Journal of Urology 33(5, Suppl): 27-36, 1989.
Concepts regarding the surgical treatment of cancer of the prostate have changed significantly at the Mayo Clinic. Rather than emphasizing radical prostatectomy only for low-grade (grade less than or equal to 2) and low-stage (less than or equal to T1/B1) lesions--which may be equally well treated at less than ten years, in regard to crude survival, by radiotherapy--we believe that radical prostatectomy is particularly suitable for lesions of higher local stages, including those with regional node extension. This view is based on a large experience (less than 2,000 cases) with the radical surgical treatment of cancer of the prostate and on the realization that conservative single-modality treatment (hormonal or radiotherapy) for advanced local Stages (C and D1) provides poor cause-specific survival and nonprogression rates and may lead to high local morbidity. The treatment of Stage D1 prostate cancer was thought to be not amenable to surgical treatment, and many have recommended observation only. In 266 patients (mean age, 64 years) followed one to twenty-one years (mean, 4.7 years), immediate adjuvant orchiectomy at the time of radical prostatectomy performed in 162 patients (61%) resulted in a highly significant (P less than 0.0001) decrease in progression compared with no immediate orchiectomy in 104 patients (39%). The ten-year overall and local nonprogression rates for those undergoing immediate orchiectomy were 80 percent and 98 percent, respectively; median time to progression for the no-immediate-orchiectomy group was less than 4.5 years, and the local recurrence rate was 25 percent at ten years. Of all the pathologic variables, only DNA ploidy pattern had a significant influence on progression and cause-specific survival. Also, in patients with D1 disease and a nuclear DNA diploid pattern, immediate adjuvant orchiectomy resulted in a nonprogression rate of 100 percent at ten years compared with virtually 0 percent in those with a nondiploid tumor and no immediate orchiectomy. Because 42 percent of the patients with D1 disease in the Mayo Clinic experience have DNA diploid tumors, adjuvant orchiectomy in this group results in no progression or prostate cancer death. Patients with Stage D1 prostate cancer and DNA nondiploid pattern undergoing prostatectomy should be entered in prospective adjuvant innovative treatment protocols since these tumors do not seem to respond to early hormonal manipulation.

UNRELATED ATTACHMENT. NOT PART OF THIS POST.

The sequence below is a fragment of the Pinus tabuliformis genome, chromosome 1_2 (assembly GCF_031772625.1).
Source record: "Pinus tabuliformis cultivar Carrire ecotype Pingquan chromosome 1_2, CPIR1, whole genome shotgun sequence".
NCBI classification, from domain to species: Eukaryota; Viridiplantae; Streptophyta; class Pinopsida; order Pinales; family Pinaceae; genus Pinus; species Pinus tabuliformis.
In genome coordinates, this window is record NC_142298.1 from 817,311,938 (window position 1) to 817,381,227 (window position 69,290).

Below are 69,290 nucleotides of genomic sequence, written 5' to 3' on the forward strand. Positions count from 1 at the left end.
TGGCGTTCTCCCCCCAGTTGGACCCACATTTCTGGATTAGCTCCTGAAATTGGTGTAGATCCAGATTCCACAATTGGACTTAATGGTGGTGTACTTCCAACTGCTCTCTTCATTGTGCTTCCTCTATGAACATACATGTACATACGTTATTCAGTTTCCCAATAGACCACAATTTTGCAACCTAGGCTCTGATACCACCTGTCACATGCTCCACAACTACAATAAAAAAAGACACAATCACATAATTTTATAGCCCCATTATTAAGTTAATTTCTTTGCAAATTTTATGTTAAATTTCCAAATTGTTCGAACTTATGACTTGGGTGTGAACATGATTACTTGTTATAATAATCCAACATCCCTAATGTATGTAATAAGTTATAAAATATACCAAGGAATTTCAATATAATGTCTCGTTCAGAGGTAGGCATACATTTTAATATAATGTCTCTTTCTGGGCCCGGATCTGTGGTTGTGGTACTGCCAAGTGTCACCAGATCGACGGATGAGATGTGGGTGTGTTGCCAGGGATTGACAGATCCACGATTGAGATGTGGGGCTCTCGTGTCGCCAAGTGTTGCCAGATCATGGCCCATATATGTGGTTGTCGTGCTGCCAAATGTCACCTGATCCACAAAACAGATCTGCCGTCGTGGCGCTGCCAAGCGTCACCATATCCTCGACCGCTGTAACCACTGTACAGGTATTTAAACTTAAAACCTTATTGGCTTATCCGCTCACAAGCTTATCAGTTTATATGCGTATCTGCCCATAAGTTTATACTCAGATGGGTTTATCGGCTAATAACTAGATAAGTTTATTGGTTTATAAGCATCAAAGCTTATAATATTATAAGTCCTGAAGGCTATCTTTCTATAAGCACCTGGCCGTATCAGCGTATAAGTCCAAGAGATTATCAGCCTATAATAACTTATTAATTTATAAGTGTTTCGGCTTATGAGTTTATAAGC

Rheinische Friedrich- Wilhelms- Universität Bonn